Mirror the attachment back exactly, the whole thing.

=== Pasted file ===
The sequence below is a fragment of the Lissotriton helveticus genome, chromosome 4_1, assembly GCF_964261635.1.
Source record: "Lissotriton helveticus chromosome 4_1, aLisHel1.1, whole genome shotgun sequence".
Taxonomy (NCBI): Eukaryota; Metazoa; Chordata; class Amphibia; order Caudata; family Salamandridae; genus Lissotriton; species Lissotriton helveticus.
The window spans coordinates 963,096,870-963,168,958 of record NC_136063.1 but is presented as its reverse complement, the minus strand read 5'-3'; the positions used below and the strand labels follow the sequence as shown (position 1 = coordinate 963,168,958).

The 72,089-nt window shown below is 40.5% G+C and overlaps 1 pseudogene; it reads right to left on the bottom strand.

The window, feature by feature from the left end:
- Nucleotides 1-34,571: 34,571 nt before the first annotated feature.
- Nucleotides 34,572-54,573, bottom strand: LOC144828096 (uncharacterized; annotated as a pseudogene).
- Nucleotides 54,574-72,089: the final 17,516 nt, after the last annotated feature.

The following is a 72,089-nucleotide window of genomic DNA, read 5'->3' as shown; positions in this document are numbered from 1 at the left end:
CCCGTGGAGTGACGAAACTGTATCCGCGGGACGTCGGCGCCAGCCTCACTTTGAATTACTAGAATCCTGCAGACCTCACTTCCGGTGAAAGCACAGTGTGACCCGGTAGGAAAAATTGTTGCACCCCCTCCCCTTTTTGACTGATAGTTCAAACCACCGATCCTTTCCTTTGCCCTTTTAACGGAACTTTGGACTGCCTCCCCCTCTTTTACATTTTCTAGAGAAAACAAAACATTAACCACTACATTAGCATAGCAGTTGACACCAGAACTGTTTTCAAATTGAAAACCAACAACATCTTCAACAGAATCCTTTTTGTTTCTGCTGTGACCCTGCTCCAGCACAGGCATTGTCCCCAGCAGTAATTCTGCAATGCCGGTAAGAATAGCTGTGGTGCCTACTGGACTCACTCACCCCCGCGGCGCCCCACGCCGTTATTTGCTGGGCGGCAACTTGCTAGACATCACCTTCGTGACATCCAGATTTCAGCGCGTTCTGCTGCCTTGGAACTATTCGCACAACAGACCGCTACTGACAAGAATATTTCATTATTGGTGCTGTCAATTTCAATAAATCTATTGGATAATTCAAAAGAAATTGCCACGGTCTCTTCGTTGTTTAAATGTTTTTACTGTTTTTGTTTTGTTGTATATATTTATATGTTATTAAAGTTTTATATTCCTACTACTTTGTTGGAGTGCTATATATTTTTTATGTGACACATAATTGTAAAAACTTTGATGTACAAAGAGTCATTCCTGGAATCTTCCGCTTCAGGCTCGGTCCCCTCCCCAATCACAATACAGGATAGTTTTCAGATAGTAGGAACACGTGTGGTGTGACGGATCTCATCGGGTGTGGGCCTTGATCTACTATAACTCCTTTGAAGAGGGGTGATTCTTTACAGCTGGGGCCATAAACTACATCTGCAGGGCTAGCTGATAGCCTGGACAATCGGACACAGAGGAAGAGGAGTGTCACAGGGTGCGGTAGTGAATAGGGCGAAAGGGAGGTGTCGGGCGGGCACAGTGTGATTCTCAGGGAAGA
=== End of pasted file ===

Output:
The sequence below is a fragment of the Lissotriton helveticus genome, chromosome 4_1, assembly GCF_964261635.1.
Source record: "Lissotriton helveticus chromosome 4_1, aLisHel1.1, whole genome shotgun sequence".
Taxonomy (NCBI): Eukaryota; Metazoa; Chordata; class Amphibia; order Caudata; family Salamandridae; genus Lissotriton; species Lissotriton helveticus.
The window spans coordinates 963,096,870-963,168,958 of record NC_136063.1 but is presented as its reverse complement, the minus strand read 5'-3'; the positions used below and the strand labels follow the sequence as shown (position 1 = coordinate 963,168,958).

The 72,089-nt window shown below is 40.5% G+C and overlaps 1 pseudogene; it reads right to left on the bottom strand.

The window, feature by feature from the left end:
- Nucleotides 1-34,571: 34,571 nt before the first annotated feature.
- Nucleotides 34,572-54,573, bottom strand: LOC144828096 (uncharacterized; annotated as a pseudogene).
- Nucleotides 54,574-72,089: the final 17,516 nt, after the last annotated feature.

The following is a 72,089-nucleotide window of genomic DNA, read 5'->3' as shown; positions in this document are numbered from 1 at the left end:
CCCGTGGAGTGACGAAACTGTATCCGCGGGACGTCGGCGCCAGCCTCACTTTGAATTACTAGAATCCTGCAGACCTCACTTCCGGTGAAAGCACAGTGTGACCCGGTAGGAAAAATTGTTGCACCCCCTCCCCTTTTTGACTGATAGTTCAAACCACCGATCCTTTCCTTTGCCCTTTTAACGGAACTTTGGACTGCCTCCCCCTCTTTTACATTTTCTAGAGAAAACAAAACATTAACCACTACATTAGCATAGCAGTTGACACCAGAACTGTTTTCAAATTGAAAACCAACAACATCTTCAACAGAATCCTTTTTGTTTCTGCTGTGACCCTGCTCCAGCACAGGCATTGTCCCCAGCAGTAATTCTGCAATGCCGGTAAGAATAGCTGTGGTGCCTACTGGACTCACTCACCCCCGCGGCGCCCCACGCCGTTATTTGCTGGGCGGCAACTTGCTAGACATCACCTTCGTGACATCCAGATTTCAGCGCGTTCTGCTGCCTTGGAACTATTCGCACAACAGACCGCTACTGACAAGAATATTTCATTATTGGTGCTGTCAATTTCAATAAATCTATTGGATAATTCAAAAGAAATTGCCACGGTCTCTTCGTTGTTTAAATGTTTTTACTGTTTTTGTTTTGTTGTATATATTTATATGTTATTAAAGTTTTATATTCCTACTACTTTGTTGGAGTGCTATATATTTTTTATGTGACACATAATTGTAAAAACTTTGATGTACAAAGAGTCATTCCTGGAATCTTCCGCTTCAGGCTCGGTCCCCTCCCCAATCACAATACAGGATAGTTTTCAGATAGTAGGAACACGTGTGGTGTGACGGATCTCATCGGGTGTGGGCCTTGATCTACTATAACTCCTTTGAAGAGGGGTGATTCTTTACAGCTGGGGCCATAAACTACATCTGCAGGGCTAGCTGATAGCCTGGACAATCGGACACAGAGGAAGAGGAGTGTCACAGGGTGCGGTAGTGAATAGGGCGAAAGGGAGGTGTCGGGCGGGCACAGTGTGATTCTCAGGGAAGA